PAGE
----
Edit: Golly gee there's more! :D

matrix3509:
On the whole "How can you make money off of something that exists because it is free" argument, I say:

The same way television stations still profit when people watch TVs online instead of on TV.
By selling ad space? Publishers of shows buy time slots on stations, and so do commercials.

So by that logic, if we load the game with as many ads as we can possibly muster, then profits for everybody!

Hey wait... Don't people hate in game advertising?

matrix3509:
All you have to do is make it easier than pirating. DRM pretty much screwed the pooch on that one, and because pirating is so easy to do (and easy to learn), it will take a long time to recover.

I find this a bit hard to swallow. If you still have to pay for it, isn't it still more complicated than pirating it?

Good comment, Shamus. Would that all people who wrote about games had actually bought a few of them themselves.

I just pirate because I get bored and want something to kill time with.
Edit: Since when do i need a reason to pirate whatever i want?

Funny you should drop a link to the World of Goo site and yet fail to read what they have to say about Piracy and why they consider DRM is a "waste of time and money"...

http://2dboy.com/2008/11/13/90/

Note that World of Goo is the second best seller at Amazon after WotLK.

I honestly don't care. Sure people make up excuses, but I try to be as much of a dick as I can to them corporations who seem to have all the money and run everything!

I'm sorry but I am sick and tired of this crap. All these threads/articles about the back and forth of piracy, this "article" had nothing different from any number of standard forum posts, nothing new to add, nothing humourous or entertaining and really was just a complete and utter waste of time reading.

Plus it pisses me off that a bunch of assholes get on their high horses and act like pirates are the lowest scum in the world then most of them try to defend their own pirating of music/movies/anime or even just by "borrowing" a game from a friend.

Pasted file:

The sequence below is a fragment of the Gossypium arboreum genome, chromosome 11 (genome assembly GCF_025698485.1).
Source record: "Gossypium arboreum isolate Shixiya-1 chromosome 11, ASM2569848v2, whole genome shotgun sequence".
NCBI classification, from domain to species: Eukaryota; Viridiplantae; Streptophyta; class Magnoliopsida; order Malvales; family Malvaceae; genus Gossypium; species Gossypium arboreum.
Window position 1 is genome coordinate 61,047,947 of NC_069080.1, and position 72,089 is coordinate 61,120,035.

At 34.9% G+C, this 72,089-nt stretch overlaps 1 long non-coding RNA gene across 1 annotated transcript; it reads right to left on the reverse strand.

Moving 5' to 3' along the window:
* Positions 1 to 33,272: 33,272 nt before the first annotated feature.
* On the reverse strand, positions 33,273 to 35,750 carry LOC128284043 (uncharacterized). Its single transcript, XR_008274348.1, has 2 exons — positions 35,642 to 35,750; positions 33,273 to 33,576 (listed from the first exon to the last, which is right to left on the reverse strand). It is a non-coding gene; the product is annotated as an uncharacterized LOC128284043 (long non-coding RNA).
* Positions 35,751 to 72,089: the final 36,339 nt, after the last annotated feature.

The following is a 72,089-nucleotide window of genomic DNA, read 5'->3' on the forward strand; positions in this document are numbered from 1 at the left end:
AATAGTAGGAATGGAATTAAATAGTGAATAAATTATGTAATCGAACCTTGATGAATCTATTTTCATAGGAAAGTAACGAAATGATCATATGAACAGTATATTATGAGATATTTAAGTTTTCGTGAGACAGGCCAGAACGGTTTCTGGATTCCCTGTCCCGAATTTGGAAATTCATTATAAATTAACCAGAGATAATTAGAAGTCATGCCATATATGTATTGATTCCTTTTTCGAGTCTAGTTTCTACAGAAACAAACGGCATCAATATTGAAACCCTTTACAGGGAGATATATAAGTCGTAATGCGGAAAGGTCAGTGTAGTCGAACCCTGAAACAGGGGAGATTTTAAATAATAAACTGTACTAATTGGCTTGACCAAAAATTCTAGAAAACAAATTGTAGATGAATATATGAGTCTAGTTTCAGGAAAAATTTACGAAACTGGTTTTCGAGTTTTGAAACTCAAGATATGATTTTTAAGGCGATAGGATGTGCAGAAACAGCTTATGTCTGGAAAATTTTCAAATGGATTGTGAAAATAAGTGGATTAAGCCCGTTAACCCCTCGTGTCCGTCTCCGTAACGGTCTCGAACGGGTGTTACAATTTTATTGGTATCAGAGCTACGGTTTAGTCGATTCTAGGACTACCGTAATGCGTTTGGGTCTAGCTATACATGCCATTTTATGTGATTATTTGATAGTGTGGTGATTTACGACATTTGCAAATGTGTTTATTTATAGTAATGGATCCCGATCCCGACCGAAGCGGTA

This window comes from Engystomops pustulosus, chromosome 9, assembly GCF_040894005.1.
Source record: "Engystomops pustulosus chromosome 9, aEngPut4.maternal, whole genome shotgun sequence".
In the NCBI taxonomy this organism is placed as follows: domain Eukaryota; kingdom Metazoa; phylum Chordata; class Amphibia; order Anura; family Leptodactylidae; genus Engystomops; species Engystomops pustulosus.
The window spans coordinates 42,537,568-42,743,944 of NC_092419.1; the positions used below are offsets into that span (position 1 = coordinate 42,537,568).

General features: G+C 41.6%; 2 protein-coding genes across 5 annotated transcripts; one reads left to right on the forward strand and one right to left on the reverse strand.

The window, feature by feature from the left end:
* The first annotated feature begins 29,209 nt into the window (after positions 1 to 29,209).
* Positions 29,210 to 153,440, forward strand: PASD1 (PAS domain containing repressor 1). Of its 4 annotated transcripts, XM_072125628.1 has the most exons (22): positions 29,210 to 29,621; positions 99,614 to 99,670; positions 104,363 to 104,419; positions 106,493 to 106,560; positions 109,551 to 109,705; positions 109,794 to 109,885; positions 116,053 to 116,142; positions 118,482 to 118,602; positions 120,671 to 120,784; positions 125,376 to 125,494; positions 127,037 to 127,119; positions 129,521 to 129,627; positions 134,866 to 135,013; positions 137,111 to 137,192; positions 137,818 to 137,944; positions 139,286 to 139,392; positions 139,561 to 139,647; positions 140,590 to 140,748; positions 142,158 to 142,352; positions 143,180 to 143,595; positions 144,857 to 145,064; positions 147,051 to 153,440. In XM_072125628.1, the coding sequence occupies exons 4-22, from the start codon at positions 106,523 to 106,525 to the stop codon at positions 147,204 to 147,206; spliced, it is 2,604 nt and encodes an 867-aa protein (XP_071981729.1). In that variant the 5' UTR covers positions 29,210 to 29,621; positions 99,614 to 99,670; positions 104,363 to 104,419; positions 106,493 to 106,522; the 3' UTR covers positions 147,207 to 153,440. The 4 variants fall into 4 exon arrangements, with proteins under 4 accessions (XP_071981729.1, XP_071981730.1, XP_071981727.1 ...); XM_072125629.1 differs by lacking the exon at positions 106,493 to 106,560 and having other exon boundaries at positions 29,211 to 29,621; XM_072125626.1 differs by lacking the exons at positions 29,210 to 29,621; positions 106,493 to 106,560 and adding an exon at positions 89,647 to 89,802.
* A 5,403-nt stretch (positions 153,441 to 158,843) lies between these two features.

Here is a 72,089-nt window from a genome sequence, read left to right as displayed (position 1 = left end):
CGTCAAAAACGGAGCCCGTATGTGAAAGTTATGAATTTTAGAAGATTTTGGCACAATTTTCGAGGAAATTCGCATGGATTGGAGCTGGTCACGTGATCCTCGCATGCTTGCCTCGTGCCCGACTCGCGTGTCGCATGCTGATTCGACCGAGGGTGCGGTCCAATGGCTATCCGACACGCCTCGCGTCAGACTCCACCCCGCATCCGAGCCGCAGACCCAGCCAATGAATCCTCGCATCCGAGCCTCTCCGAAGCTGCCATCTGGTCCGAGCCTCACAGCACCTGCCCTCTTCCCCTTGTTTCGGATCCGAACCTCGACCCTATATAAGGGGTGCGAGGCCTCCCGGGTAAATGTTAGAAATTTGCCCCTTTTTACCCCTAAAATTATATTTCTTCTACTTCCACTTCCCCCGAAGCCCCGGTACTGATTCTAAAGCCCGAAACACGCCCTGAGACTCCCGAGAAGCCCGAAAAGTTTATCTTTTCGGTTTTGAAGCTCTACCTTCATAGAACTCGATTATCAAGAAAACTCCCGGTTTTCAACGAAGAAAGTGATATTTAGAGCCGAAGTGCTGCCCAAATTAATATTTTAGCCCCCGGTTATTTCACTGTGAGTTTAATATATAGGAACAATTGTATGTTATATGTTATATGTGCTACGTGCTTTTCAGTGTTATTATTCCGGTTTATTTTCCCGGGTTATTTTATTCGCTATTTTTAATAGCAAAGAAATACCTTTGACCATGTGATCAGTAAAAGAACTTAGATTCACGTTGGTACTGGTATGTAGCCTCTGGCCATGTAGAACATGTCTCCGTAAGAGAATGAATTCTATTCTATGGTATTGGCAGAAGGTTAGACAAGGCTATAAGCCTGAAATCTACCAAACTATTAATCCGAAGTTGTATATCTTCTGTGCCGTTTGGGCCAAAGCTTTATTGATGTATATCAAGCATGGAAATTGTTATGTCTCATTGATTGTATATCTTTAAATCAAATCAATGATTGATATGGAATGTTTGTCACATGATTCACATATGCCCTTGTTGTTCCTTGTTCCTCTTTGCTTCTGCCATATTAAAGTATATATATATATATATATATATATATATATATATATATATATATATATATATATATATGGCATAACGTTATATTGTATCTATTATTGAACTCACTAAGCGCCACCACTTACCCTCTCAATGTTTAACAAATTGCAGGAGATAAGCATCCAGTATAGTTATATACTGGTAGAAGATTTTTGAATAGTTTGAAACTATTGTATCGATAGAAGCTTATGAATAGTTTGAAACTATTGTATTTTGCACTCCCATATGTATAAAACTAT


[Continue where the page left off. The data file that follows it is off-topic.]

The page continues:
When I pirate shit its for one reason. Because I can. I am no worse a human being then those scum who think they can look down of people for doing shit they themselves do but just wont ever admit to.

Odjin:

Abandonware
That's quite a gray-gray area you mentioned there. Honestly I don't know exactly how the legal situation works out there. Can rights on a game run out over time? Can it run out if the company producing the game doesn't exist anymore? What if the game can no more be bought anymore? There exists an association in the states trying to deny any use of games after their date ran out but what use is a game you can no more obtain unless from an abandonware site?

Actually, it's not gray at all, here in the US. Pretty much all games are still under copyright protection, unless they've been explicitly released by the authors/developers, and consequently, distribution of said titles is illegal.

Yes, copyrights are supposed to expire, however Berne convention compliance removed the need for specific registration, while there have been several extensions to the original term of 26 years. I believe the current term is 90 years, though I think the term was only 50 at the inception of the video game age. In fact, this was one of the arguments in the Grokster case, that while Congress did have the authority to extend copyright term limits, the perpetual extension of unexpired terms was unconstitutional, as the explicit intent of copyright was for a "limited term."